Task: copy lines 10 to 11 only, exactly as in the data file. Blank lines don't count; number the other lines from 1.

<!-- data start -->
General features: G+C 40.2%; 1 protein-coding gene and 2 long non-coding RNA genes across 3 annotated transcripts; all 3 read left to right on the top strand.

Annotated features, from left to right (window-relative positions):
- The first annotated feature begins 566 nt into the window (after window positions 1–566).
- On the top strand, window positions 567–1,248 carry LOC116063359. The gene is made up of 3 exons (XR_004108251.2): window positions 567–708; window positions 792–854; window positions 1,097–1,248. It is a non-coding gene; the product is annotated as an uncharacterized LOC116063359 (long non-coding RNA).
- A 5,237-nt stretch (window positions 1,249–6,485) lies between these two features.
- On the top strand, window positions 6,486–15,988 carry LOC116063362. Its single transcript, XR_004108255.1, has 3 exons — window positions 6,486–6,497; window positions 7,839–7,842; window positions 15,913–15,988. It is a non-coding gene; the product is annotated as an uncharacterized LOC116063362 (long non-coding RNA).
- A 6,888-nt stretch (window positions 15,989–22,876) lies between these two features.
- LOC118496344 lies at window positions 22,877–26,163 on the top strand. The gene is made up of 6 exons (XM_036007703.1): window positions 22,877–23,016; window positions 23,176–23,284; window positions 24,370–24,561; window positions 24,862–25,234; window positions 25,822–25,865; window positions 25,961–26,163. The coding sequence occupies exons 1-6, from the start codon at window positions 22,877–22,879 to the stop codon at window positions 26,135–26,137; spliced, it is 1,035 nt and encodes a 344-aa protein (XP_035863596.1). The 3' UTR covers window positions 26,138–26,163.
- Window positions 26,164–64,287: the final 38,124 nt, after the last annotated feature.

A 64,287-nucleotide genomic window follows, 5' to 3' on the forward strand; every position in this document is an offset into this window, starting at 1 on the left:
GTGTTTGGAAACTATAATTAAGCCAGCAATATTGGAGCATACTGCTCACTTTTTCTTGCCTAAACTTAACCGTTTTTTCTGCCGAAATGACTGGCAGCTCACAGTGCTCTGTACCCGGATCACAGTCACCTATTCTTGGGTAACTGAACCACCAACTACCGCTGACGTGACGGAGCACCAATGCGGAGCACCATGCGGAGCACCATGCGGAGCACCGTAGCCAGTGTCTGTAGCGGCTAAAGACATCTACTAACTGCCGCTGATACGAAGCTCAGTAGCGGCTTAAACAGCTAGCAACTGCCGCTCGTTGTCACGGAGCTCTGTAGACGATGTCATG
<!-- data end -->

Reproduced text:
A 64,287-nucleotide genomic window follows, 5' to 3' on the forward strand; every position in this document is an offset into this window, starting at 1 on the left:
GTGTTTGGAAACTATAATTAAGCCAGCAATATTGGAGCATACTGCTCACTTTTTCTTGCCTAAACTTAACCGTTTTTTCTGCCGAAATGACTGGCAGCTCACAGTGCTCTGTACCCGGATCACAGTCACCTATTCTTGGGTAACTGAACCACCAACTACCGCTGACGTGACGGAGCACCAATGCGGAGCACCATGCGGAGCACCATGCGGAGCACCGTAGCCAGTGTCTGTAGCGGCTAAAGACATCTACTAACTGCCGCTGATACGAAGCTCAGTAGCGGCTTAAACAGCTAGCAACTGCCGCTCGTTGTCACGGAGCTCTGTAGACGATGTCATG